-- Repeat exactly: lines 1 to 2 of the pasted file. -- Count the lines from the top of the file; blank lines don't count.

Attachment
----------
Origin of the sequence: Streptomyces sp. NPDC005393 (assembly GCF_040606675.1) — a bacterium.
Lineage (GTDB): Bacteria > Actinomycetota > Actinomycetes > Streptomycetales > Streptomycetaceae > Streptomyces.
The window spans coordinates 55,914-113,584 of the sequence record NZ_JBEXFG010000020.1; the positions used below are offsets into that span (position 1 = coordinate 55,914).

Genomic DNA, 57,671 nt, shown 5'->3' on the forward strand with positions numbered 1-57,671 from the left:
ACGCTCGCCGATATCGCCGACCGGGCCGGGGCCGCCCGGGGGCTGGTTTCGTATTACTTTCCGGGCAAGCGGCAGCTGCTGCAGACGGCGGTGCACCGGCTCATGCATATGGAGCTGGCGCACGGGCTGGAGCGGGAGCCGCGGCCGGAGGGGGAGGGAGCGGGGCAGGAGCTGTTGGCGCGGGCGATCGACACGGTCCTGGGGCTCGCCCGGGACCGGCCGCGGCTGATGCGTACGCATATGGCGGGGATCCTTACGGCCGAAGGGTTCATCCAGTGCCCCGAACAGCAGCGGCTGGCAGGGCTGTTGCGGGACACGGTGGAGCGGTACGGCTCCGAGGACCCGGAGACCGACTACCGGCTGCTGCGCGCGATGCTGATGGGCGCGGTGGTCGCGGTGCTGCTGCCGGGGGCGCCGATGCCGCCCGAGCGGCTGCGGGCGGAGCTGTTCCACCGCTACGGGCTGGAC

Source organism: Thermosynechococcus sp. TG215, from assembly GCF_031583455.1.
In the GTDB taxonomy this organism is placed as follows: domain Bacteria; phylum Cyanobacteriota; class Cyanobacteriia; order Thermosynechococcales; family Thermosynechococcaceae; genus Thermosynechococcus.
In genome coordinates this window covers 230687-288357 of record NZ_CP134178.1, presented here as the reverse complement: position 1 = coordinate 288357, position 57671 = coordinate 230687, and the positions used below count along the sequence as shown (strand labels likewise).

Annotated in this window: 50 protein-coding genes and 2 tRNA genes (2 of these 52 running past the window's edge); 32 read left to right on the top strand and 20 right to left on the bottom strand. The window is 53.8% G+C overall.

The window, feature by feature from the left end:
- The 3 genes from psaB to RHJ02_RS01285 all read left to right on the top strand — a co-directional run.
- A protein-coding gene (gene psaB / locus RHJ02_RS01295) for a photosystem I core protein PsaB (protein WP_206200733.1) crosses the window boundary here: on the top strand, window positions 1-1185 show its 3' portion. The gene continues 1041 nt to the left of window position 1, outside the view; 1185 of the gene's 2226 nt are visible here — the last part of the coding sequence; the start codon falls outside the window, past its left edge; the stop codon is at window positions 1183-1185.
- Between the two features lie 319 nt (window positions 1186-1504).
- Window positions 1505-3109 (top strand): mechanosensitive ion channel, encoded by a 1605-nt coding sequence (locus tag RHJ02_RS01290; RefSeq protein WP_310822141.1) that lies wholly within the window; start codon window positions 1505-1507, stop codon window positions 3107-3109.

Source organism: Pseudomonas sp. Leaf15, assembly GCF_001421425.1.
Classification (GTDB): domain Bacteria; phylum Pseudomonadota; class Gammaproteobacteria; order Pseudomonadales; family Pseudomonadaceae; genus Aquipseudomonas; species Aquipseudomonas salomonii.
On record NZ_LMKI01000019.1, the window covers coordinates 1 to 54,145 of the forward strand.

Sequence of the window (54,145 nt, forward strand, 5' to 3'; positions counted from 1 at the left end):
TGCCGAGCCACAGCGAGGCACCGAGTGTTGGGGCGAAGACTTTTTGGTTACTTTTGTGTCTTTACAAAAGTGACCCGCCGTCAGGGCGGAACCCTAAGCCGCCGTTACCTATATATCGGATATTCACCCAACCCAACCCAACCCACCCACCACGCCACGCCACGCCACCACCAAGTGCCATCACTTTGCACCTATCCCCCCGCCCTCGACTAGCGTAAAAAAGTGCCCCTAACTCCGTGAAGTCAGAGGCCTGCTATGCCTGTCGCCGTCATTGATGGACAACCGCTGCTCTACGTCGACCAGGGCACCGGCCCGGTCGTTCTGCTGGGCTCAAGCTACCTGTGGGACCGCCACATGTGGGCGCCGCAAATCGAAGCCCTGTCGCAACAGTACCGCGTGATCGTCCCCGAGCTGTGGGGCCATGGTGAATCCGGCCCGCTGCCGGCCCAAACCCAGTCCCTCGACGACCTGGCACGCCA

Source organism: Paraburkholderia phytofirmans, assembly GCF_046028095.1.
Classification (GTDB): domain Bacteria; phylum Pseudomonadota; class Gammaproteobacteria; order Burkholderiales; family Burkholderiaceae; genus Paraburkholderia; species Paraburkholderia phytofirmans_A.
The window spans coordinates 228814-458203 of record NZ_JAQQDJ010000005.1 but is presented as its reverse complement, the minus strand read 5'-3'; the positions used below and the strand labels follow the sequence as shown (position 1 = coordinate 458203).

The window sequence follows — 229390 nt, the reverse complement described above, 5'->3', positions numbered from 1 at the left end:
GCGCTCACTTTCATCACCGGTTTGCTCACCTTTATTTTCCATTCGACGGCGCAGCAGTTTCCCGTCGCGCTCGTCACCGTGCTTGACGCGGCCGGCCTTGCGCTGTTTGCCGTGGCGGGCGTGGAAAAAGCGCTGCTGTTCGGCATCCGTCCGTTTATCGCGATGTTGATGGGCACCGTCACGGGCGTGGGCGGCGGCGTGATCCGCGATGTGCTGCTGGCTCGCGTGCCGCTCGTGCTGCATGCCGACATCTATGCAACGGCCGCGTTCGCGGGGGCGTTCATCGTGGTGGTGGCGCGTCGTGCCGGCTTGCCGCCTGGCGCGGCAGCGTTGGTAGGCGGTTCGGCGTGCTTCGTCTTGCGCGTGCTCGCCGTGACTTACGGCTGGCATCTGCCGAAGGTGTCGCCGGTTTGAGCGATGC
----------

Origin of the sequence: Streptomyces sp. NPDC005393 (assembly GCF_040606675.1) — a bacterium.
Lineage (GTDB): Bacteria > Actinomycetota > Actinomycetes > Streptomycetales > Streptomycetaceae > Streptomyces.